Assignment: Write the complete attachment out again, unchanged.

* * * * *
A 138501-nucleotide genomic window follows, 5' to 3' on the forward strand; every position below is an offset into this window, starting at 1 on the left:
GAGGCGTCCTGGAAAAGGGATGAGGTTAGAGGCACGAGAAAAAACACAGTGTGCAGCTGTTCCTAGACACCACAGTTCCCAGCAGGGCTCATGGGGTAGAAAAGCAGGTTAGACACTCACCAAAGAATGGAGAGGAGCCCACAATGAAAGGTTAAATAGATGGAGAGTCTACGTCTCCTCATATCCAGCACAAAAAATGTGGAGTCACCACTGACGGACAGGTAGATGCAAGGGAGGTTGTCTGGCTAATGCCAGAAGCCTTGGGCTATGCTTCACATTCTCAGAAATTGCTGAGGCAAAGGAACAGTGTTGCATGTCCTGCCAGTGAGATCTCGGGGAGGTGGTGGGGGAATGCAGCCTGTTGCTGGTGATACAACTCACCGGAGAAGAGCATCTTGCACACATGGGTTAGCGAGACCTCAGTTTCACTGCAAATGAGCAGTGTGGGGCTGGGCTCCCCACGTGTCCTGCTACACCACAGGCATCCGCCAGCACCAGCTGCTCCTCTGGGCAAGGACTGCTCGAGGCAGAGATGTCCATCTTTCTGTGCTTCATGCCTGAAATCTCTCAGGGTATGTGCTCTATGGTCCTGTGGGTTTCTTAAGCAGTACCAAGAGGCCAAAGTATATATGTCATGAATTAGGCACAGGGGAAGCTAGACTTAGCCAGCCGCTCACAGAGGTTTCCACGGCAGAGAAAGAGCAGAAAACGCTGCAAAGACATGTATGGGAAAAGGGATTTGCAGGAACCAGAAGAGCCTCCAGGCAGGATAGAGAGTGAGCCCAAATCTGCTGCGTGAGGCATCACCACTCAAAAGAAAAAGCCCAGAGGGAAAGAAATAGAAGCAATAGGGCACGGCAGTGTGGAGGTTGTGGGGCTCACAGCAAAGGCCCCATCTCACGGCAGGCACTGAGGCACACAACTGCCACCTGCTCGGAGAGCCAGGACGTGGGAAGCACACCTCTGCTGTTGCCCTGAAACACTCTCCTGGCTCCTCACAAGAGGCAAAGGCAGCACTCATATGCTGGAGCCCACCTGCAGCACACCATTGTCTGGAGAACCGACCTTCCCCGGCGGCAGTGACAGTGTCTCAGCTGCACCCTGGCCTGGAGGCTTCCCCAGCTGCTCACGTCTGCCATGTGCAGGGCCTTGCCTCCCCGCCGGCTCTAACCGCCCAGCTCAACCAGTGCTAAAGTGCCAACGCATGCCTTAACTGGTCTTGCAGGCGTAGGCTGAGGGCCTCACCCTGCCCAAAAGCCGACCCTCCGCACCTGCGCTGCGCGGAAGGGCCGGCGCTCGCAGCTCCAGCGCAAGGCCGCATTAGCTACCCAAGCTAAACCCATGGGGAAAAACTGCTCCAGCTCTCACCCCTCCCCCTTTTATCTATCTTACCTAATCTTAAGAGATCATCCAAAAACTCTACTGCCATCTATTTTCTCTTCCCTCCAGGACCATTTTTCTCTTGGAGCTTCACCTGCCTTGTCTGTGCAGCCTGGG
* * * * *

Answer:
A 138501-nucleotide genomic window follows, 5' to 3' on the forward strand; every position below is an offset into this window, starting at 1 on the left:
GAGGCGTCCTGGAAAAGGGATGAGGTTAGAGGCACGAGAAAAAACACAGTGTGCAGCTGTTCCTAGACACCACAGTTCCCAGCAGGGCTCATGGGGTAGAAAAGCAGGTTAGACACTCACCAAAGAATGGAGAGGAGCCCACAATGAAAGGTTAAATAGATGGAGAGTCTACGTCTCCTCATATCCAGCACAAAAAATGTGGAGTCACCACTGACGGACAGGTAGATGCAAGGGAGGTTGTCTGGCTAATGCCAGAAGCCTTGGGCTATGCTTCACATTCTCAGAAATTGCTGAGGCAAAGGAACAGTGTTGCATGTCCTGCCAGTGAGATCTCGGGGAGGTGGTGGGGGAATGCAGCCTGTTGCTGGTGATACAACTCACCGGAGAAGAGCATCTTGCACACATGGGTTAGCGAGACCTCAGTTTCACTGCAAATGAGCAGTGTGGGGCTGGGCTCCCCACGTGTCCTGCTACACCACAGGCATCCGCCAGCACCAGCTGCTCCTCTGGGCAAGGACTGCTCGAGGCAGAGATGTCCATCTTTCTGTGCTTCATGCCTGAAATCTCTCAGGGTATGTGCTCTATGGTCCTGTGGGTTTCTTAAGCAGTACCAAGAGGCCAAAGTATATATGTCATGAATTAGGCACAGGGGAAGCTAGACTTAGCCAGCCGCTCACAGAGGTTTCCACGGCAGAGAAAGAGCAGAAAACGCTGCAAAGACATGTATGGGAAAAGGGATTTGCAGGAACCAGAAGAGCCTCCAGGCAGGATAGAGAGTGAGCCCAAATCTGCTGCGTGAGGCATCACCACTCAAAAGAAAAAGCCCAGAGGGAAAGAAATAGAAGCAATAGGGCACGGCAGTGTGGAGGTTGTGGGGCTCACAGCAAAGGCCCCATCTCACGGCAGGCACTGAGGCACACAACTGCCACCTGCTCGGAGAGCCAGGACGTGGGAAGCACACCTCTGCTGTTGCCCTGAAACACTCTCCTGGCTCCTCACAAGAGGCAAAGGCAGCACTCATATGCTGGAGCCCACCTGCAGCACACCATTGTCTGGAGAACCGACCTTCCCCGGCGGCAGTGACAGTGTCTCAGCTGCACCCTGGCCTGGAGGCTTCCCCAGCTGCTCACGTCTGCCATGTGCAGGGCCTTGCCTCCCCGCCGGCTCTAACCGCCCAGCTCAACCAGTGCTAAAGTGCCAACGCATGCCTTAACTGGTCTTGCAGGCGTAGGCTGAGGGCCTCACCCTGCCCAAAAGCCGACCCTCCGCACCTGCGCTGCGCGGAAGGGCCGGCGCTCGCAGCTCCAGCGCAAGGCCGCATTAGCTACCCAAGCTAAACCCATGGGGAAAAACTGCTCCAGCTCTCACCCCTCCCCCTTTTATCTATCTTACCTAATCTTAAGAGATCATCCAAAAACTCTACTGCCATCTATTTTCTCTTCCCTCCAGGACCATTTTTCTCTTGGAGCTTCACCTGCCTTGTCTGTGCAGCCTGGG